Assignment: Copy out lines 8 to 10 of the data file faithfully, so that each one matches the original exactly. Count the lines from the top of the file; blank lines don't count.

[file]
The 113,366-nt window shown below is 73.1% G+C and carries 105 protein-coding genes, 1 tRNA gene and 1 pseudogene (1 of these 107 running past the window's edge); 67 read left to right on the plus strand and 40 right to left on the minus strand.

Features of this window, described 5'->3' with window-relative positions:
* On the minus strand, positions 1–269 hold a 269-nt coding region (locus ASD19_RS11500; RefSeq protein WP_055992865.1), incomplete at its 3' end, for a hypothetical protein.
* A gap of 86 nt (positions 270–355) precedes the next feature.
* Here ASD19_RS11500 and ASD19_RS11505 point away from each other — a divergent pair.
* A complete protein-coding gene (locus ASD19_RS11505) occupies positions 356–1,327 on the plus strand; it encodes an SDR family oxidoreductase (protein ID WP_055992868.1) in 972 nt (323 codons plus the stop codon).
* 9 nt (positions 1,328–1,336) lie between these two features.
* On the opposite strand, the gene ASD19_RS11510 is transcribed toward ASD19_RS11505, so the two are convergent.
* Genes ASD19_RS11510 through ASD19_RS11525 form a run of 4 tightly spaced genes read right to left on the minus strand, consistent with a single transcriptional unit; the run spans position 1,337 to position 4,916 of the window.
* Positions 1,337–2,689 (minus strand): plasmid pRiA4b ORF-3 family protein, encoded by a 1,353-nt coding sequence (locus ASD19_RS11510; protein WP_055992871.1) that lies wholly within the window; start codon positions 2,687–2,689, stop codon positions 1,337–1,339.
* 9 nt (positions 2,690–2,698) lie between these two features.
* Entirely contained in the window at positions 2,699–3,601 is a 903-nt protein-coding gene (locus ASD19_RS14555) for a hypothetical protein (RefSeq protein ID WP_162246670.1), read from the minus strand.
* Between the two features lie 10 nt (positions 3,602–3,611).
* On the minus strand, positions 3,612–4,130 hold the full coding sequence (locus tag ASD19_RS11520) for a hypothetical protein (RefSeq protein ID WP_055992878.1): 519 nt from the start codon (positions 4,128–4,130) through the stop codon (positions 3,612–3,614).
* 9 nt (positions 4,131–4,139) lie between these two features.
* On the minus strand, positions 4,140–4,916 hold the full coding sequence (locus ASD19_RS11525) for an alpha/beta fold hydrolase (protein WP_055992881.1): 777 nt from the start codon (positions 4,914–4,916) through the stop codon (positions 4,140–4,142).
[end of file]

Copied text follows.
* On the opposite strand, the gene ASD19_RS11510 is transcribed toward ASD19_RS11505, so the two are convergent.
* Genes ASD19_RS11510 through ASD19_RS11525 form a run of 4 tightly spaced genes read right to left on the minus strand, consistent with a single transcriptional unit; the run spans position 1,337 to position 4,916 of the window.
* Positions 1,337–2,689 (minus strand): plasmid pRiA4b ORF-3 family protein, encoded by a 1,353-nt coding sequence (locus ASD19_RS11510; protein WP_055992871.1) that lies wholly within the window; start codon positions 2,687–2,689, stop codon positions 1,337–1,339.